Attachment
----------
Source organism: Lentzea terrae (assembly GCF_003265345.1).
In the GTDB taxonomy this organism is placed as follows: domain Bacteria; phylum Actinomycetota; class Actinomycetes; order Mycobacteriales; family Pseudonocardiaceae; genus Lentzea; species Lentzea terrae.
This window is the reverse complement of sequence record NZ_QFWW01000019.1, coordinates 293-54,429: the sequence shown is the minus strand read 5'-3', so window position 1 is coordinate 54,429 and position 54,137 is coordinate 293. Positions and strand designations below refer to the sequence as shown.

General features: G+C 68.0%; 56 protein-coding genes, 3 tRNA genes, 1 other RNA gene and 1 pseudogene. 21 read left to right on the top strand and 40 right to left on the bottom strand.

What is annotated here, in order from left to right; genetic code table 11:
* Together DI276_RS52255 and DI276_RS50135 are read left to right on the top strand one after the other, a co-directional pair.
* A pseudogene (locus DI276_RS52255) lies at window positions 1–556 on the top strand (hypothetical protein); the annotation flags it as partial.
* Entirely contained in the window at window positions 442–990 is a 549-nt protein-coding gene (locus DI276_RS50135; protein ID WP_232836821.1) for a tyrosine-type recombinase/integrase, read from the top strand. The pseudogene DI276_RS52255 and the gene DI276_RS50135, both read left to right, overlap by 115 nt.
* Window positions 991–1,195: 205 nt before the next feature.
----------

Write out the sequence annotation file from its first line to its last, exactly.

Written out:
Source organism: Lentzea terrae (assembly GCF_003265345.1).
In the GTDB taxonomy this organism is placed as follows: domain Bacteria; phylum Actinomycetota; class Actinomycetes; order Mycobacteriales; family Pseudonocardiaceae; genus Lentzea; species Lentzea terrae.
This window is the reverse complement of sequence record NZ_QFWW01000019.1, coordinates 293-54,429: the sequence shown is the minus strand read 5'-3', so window position 1 is coordinate 54,429 and position 54,137 is coordinate 293. Positions and strand designations below refer to the sequence as shown.

General features: G+C 68.0%; 56 protein-coding genes, 3 tRNA genes, 1 other RNA gene and 1 pseudogene. 21 read left to right on the top strand and 40 right to left on the bottom strand.

What is annotated here, in order from left to right; genetic code table 11:
* Together DI276_RS52255 and DI276_RS50135 are read left to right on the top strand one after the other, a co-directional pair.
* A pseudogene (locus DI276_RS52255) lies at window positions 1–556 on the top strand (hypothetical protein); the annotation flags it as partial.
* Entirely contained in the window at window positions 442–990 is a 549-nt protein-coding gene (locus DI276_RS50135; protein ID WP_232836821.1) for a tyrosine-type recombinase/integrase, read from the top strand. The pseudogene DI276_RS52255 and the gene DI276_RS50135, both read left to right, overlap by 115 nt.
* Window positions 991–1,195: 205 nt before the next feature.